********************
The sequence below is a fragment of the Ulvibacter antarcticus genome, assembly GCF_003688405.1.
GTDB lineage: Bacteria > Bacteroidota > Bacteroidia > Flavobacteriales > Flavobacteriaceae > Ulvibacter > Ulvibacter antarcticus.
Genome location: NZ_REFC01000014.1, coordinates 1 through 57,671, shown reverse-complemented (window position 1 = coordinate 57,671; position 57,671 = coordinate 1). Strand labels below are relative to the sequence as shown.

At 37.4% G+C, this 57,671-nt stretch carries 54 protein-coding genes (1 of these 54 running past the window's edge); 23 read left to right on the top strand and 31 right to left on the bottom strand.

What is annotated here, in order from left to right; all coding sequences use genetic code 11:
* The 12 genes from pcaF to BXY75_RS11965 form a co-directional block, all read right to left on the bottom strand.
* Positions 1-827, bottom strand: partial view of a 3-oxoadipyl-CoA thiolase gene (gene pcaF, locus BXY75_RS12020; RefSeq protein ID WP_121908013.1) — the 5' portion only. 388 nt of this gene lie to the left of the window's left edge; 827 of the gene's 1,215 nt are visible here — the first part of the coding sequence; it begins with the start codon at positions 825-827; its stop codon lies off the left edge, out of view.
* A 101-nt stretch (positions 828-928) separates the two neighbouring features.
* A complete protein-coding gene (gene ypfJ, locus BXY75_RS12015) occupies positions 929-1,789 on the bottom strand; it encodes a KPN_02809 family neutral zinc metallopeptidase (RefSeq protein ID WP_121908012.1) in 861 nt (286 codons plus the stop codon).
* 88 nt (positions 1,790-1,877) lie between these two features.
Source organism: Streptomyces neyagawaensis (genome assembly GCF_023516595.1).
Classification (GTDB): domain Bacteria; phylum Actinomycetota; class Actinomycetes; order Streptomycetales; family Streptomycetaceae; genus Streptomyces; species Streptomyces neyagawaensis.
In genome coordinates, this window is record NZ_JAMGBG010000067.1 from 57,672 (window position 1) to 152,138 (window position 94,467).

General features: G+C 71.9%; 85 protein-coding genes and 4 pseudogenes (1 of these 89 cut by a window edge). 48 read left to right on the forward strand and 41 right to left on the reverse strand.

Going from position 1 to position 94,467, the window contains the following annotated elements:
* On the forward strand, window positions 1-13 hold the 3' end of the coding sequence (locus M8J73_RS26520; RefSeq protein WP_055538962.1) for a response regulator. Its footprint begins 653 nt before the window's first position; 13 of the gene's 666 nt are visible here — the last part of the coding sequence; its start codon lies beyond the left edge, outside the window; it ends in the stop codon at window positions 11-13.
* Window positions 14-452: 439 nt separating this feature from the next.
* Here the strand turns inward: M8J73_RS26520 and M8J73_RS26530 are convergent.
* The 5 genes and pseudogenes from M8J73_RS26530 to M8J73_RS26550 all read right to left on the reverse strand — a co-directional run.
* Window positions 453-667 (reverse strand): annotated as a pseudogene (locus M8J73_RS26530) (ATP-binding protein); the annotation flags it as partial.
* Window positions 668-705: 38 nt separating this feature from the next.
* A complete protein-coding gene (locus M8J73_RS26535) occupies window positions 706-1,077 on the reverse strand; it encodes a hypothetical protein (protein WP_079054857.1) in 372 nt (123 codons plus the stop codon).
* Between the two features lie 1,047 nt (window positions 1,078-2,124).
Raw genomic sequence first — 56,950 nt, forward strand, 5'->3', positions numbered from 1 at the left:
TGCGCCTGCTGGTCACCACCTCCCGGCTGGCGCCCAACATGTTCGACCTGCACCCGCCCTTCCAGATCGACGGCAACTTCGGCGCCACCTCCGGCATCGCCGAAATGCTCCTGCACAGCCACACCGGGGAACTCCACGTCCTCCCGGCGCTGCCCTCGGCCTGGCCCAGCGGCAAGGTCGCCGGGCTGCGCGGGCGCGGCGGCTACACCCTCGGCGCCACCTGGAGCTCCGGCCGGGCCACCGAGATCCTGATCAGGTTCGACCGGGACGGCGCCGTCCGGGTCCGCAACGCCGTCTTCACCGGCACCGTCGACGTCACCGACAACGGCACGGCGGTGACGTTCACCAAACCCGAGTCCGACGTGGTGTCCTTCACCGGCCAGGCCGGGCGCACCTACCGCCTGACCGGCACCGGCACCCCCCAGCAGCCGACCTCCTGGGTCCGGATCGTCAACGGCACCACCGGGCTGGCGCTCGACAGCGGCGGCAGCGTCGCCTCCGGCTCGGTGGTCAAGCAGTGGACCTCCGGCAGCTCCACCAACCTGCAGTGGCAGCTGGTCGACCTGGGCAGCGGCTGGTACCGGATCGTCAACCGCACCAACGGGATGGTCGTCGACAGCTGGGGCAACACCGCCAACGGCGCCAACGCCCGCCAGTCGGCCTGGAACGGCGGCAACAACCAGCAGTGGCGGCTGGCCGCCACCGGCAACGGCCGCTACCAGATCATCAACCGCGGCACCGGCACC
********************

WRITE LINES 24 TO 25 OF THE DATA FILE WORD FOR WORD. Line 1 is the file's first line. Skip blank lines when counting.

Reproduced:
Raw genomic sequence first — 56,950 nt, forward strand, 5'->3', positions numbered from 1 at the left:
TGCGCCTGCTGGTCACCACCTCCCGGCTGGCGCCCAACATGTTCGACCTGCACCCGCCCTTCCAGATCGACGGCAACTTCGGCGCCACCTCCGGCATCGCCGAAATGCTCCTGCACAGCCACACCGGGGAACTCCACGTCCTCCCGGCGCTGCCCTCGGCCTGGCCCAGCGGCAAGGTCGCCGGGCTGCGCGGGCGCGGCGGCTACACCCTCGGCGCCACCTGGAGCTCCGGCCGGGCCACCGAGATCCTGATCAGGTTCGACCGGGACGGCGCCGTCCGGGTCCGCAACGCCGTCTTCACCGGCACCGTCGACGTCACCGACAACGGCACGGCGGTGACGTTCACCAAACCCGAGTCCGACGTGGTGTCCTTCACCGGCCAGGCCGGGCGCACCTACCGCCTGACCGGCACCGGCACCCCCCAGCAGCCGACCTCCTGGGTCCGGATCGTCAACGGCACCACCGGGCTGGCGCTCGACAGCGGCGGCAGCGTCGCCTCCGGCTCGGTGGTCAAGCAGTGGACCTCCGGCAGCTCCACCAACCTGCAGTGGCAGCTGGTCGACCTGGGCAGCGGCTGGTACCGGATCGTCAACCGCACCAACGGGATGGTCGTCGACAGCTGGGGCAACACCGCCAACGGCGCCAACGCCCGCCAGTCGGCCTGGAACGGCGGCAACAACCAGCAGTGGCGGCTGGCCGCCACCGGCAACGGCCGCTACCAGATCATCAACCGCGGCACCGGCACC